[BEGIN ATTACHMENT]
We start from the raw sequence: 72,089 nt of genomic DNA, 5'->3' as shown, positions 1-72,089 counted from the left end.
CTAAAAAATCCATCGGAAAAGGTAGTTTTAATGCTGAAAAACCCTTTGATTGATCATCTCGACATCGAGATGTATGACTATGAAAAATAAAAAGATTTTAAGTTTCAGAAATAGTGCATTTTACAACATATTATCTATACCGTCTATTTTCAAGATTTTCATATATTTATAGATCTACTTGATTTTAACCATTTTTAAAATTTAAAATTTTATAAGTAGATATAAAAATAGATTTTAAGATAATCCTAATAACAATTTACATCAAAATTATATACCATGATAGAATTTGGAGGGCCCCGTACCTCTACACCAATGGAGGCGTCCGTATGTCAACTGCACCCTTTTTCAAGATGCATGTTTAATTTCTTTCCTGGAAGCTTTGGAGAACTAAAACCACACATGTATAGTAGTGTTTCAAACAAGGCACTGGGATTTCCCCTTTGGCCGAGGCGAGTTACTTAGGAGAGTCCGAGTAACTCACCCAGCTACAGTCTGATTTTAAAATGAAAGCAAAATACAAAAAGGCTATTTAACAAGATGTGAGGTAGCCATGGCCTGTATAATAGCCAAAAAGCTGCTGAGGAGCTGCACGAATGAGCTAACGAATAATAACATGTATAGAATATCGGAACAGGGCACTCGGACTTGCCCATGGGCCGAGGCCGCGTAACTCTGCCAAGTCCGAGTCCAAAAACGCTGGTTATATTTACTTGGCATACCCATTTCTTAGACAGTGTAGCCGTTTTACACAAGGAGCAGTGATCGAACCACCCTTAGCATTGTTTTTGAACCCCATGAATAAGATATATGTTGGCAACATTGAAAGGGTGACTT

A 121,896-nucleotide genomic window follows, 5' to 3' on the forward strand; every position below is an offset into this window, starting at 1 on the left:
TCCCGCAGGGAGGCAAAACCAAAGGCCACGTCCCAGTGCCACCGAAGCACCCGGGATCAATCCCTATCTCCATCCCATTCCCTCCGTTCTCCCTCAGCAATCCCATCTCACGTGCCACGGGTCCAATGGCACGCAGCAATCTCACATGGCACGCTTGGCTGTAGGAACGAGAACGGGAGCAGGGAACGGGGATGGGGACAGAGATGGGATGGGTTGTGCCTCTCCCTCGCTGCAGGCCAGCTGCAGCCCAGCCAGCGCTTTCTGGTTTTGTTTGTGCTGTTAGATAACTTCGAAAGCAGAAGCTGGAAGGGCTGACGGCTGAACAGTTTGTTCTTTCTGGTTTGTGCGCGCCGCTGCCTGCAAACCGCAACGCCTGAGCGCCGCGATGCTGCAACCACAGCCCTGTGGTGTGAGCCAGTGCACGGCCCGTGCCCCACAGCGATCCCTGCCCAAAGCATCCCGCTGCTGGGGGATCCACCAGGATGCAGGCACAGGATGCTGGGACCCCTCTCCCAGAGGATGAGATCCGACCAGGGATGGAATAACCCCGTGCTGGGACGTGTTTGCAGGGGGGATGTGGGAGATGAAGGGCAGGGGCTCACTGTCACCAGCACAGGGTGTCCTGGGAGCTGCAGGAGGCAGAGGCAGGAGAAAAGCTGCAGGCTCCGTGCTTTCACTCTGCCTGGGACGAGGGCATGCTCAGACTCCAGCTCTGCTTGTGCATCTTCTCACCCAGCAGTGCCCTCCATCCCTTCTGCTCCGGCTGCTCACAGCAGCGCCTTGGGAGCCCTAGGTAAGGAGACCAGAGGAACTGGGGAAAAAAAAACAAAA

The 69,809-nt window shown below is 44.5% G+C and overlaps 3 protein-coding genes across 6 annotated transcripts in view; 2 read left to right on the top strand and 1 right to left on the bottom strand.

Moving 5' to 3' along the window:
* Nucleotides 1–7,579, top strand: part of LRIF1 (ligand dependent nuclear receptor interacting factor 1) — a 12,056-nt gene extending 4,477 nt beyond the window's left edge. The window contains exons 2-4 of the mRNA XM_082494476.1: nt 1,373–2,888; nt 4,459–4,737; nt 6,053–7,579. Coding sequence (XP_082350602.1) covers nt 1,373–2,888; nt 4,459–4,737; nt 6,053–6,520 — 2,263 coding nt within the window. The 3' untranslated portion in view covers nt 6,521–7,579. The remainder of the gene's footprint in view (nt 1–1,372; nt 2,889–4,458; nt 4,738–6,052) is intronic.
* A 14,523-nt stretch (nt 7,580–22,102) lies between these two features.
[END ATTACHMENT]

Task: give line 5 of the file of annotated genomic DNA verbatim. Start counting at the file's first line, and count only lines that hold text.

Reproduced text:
The 69,809-nt window shown below is 44.5% G+C and overlaps 3 protein-coding genes across 6 annotated transcripts in view; 2 read left to right on the top strand and 1 right to left on the bottom strand.